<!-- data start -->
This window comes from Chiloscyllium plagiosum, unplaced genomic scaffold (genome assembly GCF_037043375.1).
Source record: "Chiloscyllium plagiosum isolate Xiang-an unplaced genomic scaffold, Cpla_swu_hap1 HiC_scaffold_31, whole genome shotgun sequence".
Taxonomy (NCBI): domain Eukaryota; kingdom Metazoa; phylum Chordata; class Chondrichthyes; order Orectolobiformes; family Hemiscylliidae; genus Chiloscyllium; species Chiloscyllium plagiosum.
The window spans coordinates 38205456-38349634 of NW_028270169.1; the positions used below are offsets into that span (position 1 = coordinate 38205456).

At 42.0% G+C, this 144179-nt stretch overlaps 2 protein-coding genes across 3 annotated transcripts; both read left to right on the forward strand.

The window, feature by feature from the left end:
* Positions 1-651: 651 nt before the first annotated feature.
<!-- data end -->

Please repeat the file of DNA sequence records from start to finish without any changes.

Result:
This window comes from Chiloscyllium plagiosum, unplaced genomic scaffold (genome assembly GCF_037043375.1).
Source record: "Chiloscyllium plagiosum isolate Xiang-an unplaced genomic scaffold, Cpla_swu_hap1 HiC_scaffold_31, whole genome shotgun sequence".
Taxonomy (NCBI): domain Eukaryota; kingdom Metazoa; phylum Chordata; class Chondrichthyes; order Orectolobiformes; family Hemiscylliidae; genus Chiloscyllium; species Chiloscyllium plagiosum.
The window spans coordinates 38205456-38349634 of NW_028270169.1; the positions used below are offsets into that span (position 1 = coordinate 38205456).

At 42.0% G+C, this 144179-nt stretch overlaps 2 protein-coding genes across 3 annotated transcripts; both read left to right on the forward strand.

The window, feature by feature from the left end:
* Positions 1-651: 651 nt before the first annotated feature.